City Museum - Gradski Muzej, Split
This museum just north of the Peristyle is housed in what used to be the Gothic Papalic Palace. You'll enter into a beautiful, covered courtyard, complete with a loggia and a stone stairway leading up to the first floor.
Inside the museum, I was most interested to see the reconstructed Papalic dining room where you'll find artifacts relating to Marko Marulic, the first Dalmatian poet to write in Croatian rather than Latin.
Tuesday - Friday from 10am to 5pm, Saturdays and Sundays from 10 am to 12am, closed on Mondays and holidays.
Tuesday - Friday from 9am to 9pm, Saturdays and Sundays from 10am to 1pm, closed on Mondays and holidays.
The City museum is situated in the Papulic palace. It has a collection of weapons, some artworks from Medieval period through the 18th century, and some pictures and books of the city history, in addition to the city statue, coins and seals. Marulic's works(some) who was famed poet are in here also. Started in 1946It is only 15 kuna or $3 to enter, and takes about 1/2 hour to tour. It is open 9-1 except Sunday. The Papaulic palace ws nice to see.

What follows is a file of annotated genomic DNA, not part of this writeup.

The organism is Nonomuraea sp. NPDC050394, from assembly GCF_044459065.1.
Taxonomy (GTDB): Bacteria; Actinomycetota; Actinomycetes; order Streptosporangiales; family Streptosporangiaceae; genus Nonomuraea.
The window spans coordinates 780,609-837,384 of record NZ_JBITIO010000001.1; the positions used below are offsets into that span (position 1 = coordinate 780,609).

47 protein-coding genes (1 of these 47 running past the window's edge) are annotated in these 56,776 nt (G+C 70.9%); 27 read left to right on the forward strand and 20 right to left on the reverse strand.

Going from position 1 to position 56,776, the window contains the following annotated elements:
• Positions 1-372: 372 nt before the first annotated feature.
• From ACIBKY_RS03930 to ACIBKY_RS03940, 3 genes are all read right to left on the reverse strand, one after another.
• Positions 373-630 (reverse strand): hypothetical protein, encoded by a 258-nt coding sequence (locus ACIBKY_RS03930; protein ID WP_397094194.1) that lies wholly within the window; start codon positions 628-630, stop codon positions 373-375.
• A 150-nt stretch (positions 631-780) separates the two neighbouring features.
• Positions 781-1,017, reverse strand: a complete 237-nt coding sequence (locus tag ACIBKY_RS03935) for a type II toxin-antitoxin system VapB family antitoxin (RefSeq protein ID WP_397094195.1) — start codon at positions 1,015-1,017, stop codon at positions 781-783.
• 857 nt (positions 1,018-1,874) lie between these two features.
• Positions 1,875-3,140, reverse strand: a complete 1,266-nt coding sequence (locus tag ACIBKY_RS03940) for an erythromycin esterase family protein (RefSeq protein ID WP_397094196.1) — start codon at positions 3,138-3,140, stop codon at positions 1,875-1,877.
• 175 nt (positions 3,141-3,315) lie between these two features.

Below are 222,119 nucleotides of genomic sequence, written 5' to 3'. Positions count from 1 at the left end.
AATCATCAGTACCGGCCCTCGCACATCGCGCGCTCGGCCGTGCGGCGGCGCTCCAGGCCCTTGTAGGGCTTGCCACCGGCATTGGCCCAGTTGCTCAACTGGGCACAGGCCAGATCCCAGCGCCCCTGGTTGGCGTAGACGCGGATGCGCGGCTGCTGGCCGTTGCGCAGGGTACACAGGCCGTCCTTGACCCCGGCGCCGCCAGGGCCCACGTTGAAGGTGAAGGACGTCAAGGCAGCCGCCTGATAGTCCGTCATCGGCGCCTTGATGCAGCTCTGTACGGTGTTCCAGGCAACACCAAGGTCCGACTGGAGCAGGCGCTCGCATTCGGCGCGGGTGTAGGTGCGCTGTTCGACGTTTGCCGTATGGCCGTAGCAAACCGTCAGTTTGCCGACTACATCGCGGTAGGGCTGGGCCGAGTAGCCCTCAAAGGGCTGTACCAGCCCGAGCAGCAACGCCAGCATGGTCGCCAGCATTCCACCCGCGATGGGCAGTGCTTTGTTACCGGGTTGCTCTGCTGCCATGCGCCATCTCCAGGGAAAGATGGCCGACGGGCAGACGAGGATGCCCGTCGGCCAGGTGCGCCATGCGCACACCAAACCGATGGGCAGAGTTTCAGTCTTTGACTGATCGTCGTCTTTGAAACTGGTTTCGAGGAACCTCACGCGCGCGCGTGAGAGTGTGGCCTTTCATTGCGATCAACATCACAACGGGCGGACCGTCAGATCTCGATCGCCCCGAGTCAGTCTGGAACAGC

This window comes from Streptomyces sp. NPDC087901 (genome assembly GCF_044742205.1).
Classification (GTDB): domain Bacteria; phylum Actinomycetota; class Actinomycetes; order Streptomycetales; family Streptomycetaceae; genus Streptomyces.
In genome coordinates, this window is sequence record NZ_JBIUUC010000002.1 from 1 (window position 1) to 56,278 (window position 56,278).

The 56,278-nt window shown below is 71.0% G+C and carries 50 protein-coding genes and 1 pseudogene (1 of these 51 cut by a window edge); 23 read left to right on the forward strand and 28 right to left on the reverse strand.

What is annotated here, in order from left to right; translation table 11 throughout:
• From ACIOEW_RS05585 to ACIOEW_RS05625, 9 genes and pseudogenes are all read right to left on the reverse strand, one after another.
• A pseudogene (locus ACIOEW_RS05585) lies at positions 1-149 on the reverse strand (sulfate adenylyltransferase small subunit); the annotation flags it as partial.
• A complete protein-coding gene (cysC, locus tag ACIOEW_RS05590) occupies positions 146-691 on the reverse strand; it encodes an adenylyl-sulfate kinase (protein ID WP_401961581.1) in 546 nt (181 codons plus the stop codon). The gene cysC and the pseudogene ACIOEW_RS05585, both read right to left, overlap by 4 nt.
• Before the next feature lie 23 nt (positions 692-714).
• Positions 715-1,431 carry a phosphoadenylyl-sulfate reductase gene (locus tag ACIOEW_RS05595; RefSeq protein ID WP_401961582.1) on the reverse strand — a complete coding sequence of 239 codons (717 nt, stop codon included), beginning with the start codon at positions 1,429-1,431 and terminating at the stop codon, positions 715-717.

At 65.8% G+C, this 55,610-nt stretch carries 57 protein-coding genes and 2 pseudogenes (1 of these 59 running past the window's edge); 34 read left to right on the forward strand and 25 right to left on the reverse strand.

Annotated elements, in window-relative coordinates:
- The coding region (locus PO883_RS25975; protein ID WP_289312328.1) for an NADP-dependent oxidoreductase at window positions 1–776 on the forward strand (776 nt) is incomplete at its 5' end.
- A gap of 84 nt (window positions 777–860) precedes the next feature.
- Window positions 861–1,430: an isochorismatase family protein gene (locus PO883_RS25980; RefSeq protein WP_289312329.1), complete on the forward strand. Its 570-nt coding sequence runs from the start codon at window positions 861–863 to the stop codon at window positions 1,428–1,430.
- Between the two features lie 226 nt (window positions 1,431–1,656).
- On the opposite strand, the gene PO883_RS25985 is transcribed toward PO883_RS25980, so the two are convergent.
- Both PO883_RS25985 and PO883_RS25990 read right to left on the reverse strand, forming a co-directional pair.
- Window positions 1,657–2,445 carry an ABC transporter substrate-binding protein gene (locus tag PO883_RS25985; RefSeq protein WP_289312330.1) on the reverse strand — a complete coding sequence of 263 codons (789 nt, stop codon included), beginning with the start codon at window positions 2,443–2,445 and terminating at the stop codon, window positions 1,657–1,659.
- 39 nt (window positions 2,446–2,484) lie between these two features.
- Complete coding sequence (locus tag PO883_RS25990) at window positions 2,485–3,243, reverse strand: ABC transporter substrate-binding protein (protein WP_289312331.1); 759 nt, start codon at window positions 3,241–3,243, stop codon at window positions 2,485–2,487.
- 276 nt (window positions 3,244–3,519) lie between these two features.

Ethnograph museum is above the Peristile in a newer location. It is $2, or 10 kuna, but did not seem like much to see, and the greeter was most unpleasant, so we left. It is by the ruins on the substructure, so you need to walk up a short set of stairs from the stairs that also go down to the catacombs.
This is a nice, but small museum that takes about 1/2 hour to tour. It has some books and coins, and seals of Split, plus a variety of weapons and tolls of the cultures. Entry is $4 and an okay tour at best. It is locted in Palpulic palace and in the Carrarina Poljana in NW corner of the palace walls and intermingled with many other palaces.
The Split Municipal Museum, located in the Palace, covers the history of Split from the Middle Ages until the 20th centruy. The exhibitions include cultural, historical, and artistic holdings representing the political, economic, social and urban development of the city. It's definitely worth droping by.
The ticket cost ten kunas. The museum is open 9-12 & 17-20 Tue-Fri and 10-12 on weekends.
On the photo is the entrance court of the Papalic palace, 15th century, and today this is the Museum of the city of Split. The palace is built in Gothic-Renaissance style.